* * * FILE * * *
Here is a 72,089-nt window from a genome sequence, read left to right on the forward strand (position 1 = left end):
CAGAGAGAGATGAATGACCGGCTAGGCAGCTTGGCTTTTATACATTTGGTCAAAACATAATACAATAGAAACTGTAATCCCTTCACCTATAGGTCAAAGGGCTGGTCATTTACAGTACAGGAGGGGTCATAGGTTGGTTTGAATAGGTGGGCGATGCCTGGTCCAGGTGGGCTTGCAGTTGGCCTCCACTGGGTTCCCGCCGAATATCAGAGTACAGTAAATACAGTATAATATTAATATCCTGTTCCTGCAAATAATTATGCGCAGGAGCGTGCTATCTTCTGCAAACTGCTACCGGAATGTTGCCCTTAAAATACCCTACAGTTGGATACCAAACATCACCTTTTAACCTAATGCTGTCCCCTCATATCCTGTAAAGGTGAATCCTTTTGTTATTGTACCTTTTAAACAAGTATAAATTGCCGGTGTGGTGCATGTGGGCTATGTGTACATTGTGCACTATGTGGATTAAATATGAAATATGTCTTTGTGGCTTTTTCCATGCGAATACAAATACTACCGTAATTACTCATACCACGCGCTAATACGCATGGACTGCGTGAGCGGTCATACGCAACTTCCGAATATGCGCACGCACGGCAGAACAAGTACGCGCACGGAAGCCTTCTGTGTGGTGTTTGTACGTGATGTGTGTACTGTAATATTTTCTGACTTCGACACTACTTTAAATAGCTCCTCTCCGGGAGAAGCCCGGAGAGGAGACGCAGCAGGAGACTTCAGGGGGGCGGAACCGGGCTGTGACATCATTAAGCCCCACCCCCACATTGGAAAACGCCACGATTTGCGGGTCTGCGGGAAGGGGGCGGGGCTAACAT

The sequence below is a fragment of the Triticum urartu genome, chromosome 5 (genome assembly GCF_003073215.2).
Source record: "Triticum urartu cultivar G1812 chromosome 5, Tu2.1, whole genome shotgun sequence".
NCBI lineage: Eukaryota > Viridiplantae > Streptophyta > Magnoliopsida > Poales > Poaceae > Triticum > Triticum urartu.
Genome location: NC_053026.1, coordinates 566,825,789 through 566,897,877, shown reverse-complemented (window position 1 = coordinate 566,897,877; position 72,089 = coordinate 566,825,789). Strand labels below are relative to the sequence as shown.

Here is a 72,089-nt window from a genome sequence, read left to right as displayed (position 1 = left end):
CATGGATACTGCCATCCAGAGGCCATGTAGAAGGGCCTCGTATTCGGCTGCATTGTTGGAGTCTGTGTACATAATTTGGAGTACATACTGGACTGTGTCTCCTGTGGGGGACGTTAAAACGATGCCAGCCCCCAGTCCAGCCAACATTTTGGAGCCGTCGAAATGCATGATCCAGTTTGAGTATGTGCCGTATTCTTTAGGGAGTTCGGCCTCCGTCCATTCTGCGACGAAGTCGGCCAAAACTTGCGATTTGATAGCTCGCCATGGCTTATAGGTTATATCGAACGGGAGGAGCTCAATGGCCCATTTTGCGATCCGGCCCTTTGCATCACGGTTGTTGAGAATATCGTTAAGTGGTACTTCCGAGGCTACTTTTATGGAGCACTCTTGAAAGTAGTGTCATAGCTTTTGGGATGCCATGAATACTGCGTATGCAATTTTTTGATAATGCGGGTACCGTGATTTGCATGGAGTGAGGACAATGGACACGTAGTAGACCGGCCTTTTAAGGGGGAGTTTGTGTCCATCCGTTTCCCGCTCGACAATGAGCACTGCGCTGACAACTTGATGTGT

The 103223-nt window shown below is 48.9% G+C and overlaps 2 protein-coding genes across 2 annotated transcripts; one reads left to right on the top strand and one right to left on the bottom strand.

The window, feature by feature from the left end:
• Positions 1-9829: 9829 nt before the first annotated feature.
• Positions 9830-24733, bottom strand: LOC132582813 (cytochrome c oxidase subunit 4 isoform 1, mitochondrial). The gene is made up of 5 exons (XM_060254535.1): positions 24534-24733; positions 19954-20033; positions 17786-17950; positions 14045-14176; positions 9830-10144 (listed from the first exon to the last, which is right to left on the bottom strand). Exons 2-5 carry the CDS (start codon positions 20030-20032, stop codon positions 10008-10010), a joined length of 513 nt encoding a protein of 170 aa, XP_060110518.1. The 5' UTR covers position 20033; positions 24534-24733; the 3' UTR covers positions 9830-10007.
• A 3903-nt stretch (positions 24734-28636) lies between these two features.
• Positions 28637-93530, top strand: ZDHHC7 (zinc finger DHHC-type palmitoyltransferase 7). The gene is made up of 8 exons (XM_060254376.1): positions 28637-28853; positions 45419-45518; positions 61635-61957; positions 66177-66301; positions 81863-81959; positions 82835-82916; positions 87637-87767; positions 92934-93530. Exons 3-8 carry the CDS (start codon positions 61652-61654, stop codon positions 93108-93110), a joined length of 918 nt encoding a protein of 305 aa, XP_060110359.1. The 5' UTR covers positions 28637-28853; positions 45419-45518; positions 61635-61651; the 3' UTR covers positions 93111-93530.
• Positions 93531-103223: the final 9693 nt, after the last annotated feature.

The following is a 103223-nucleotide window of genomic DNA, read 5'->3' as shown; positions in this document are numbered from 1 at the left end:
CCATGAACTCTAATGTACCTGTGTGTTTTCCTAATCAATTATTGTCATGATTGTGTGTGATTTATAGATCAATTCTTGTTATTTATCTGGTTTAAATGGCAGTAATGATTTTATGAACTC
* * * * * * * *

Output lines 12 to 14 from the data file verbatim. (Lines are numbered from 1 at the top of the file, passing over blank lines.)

• Positions 9830-24733, bottom strand: LOC132582813 (cytochrome c oxidase subunit 4 isoform 1, mitochondrial). The gene is made up of 5 exons (XM_060254535.1): positions 24534-24733; positions 19954-20033; positions 17786-17950; positions 14045-14176; positions 9830-10144 (listed from the first exon to the last, which is right to left on the bottom strand). Exons 2-5 carry the CDS (start codon positions 20030-20032, stop codon positions 10008-10010), a joined length of 513 nt encoding a protein of 170 aa, XP_060110518.1. The 5' UTR covers position 20033; positions 24534-24733; the 3' UTR covers positions 9830-10007.
• A 3903-nt stretch (positions 24734-28636) lies between these two features.
• Positions 28637-93530, top strand: ZDHHC7 (zinc finger DHHC-type palmitoyltransferase 7). The gene is made up of 8 exons (XM_060254376.1): positions 28637-28853; positions 45419-45518; positions 61635-61957; positions 66177-66301; positions 81863-81959; positions 82835-82916; positions 87637-87767; positions 92934-93530. Exons 3-8 carry the CDS (start codon positions 61652-61654, stop codon positions 93108-93110), a joined length of 918 nt encoding a protein of 305 aa, XP_060110359.1. The 5' UTR covers positions 28637-28853; positions 45419-45518; positions 61635-61651; the 3' UTR covers positions 93111-93530.